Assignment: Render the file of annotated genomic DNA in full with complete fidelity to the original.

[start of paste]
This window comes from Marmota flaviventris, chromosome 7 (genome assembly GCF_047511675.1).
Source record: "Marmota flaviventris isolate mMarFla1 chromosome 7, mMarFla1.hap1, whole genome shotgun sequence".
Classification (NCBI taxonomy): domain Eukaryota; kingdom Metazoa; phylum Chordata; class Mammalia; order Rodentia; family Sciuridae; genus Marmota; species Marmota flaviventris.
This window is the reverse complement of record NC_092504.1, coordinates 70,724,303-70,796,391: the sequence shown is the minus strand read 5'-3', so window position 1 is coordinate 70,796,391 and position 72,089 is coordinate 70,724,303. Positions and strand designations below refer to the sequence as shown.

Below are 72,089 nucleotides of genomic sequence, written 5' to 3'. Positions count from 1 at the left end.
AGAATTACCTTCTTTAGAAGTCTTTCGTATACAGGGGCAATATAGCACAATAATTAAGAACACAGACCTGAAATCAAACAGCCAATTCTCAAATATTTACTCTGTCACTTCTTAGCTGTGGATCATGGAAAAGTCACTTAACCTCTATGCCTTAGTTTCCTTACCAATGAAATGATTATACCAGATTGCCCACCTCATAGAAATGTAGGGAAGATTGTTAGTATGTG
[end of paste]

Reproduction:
This window comes from Marmota flaviventris, chromosome 7 (genome assembly GCF_047511675.1).
Source record: "Marmota flaviventris isolate mMarFla1 chromosome 7, mMarFla1.hap1, whole genome shotgun sequence".
Classification (NCBI taxonomy): domain Eukaryota; kingdom Metazoa; phylum Chordata; class Mammalia; order Rodentia; family Sciuridae; genus Marmota; species Marmota flaviventris.
This window is the reverse complement of record NC_092504.1, coordinates 70,724,303-70,796,391: the sequence shown is the minus strand read 5'-3', so window position 1 is coordinate 70,796,391 and position 72,089 is coordinate 70,724,303. Positions and strand designations below refer to the sequence as shown.

Below are 72,089 nucleotides of genomic sequence, written 5' to 3'. Positions count from 1 at the left end.
AGAATTACCTTCTTTAGAAGTCTTTCGTATACAGGGGCAATATAGCACAATAATTAAGAACACAGACCTGAAATCAAACAGCCAATTCTCAAATATTTACTCTGTCACTTCTTAGCTGTGGATCATGGAAAAGTCACTTAACCTCTATGCCTTAGTTTCCTTACCAATGAAATGATTATACCAGATTGCCCACCTCATAGAAATGTAGGGAAGATTGTTAGTATGTG